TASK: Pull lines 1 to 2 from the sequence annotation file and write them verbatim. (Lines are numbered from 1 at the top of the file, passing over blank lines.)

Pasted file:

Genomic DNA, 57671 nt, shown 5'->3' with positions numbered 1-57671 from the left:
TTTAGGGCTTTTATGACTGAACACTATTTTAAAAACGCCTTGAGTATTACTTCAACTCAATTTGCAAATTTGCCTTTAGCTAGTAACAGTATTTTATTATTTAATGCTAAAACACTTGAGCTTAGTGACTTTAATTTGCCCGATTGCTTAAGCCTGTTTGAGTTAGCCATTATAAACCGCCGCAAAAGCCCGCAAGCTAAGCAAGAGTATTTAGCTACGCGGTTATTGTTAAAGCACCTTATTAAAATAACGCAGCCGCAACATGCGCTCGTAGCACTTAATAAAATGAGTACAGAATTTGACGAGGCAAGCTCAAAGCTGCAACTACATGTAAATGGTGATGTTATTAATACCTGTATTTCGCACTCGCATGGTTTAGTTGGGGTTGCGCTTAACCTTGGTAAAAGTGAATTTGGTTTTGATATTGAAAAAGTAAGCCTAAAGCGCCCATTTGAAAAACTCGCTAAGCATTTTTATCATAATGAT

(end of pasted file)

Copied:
Genomic DNA, 57671 nt, shown 5'->3' with positions numbered 1-57671 from the left:
TTTAGGGCTTTTATGACTGAACACTATTTTAAAAACGCCTTGAGTATTACTTCAACTCAATTTGCAAATTTGCCTTTAGCTAGTAACAGTATTTTATTATTTAATGCTAAAACACTTGAGCTTAGTGACTTTAATTTGCCCGATTGCTTAAGCCTGTTTGAGTTAGCCATTATAAACCGCCGCAAAAGCCCGCAAGCTAAGCAAGAGTATTTAGCTACGCGGTTATTGTTAAAGCACCTTATTAAAATAACGCAGCCGCAACATGCGCTCGTAGCACTTAATAAAATGAGTACAGAATTTGACGAGGCAAGCTCAAAGCTGCAACTACATGTAAATGGTGATGTTATTAATACCTGTATTTCGCACTCGCATGGTTTAGTTGGGGTTGCGCTTAACCTTGGTAAAAGTGAATTTGGTTTTGATATTGAAAAAGTAAGCCTAAAGCGCCCATTTGAAAAACTCGCTAAGCATTTTTATCATAATGAT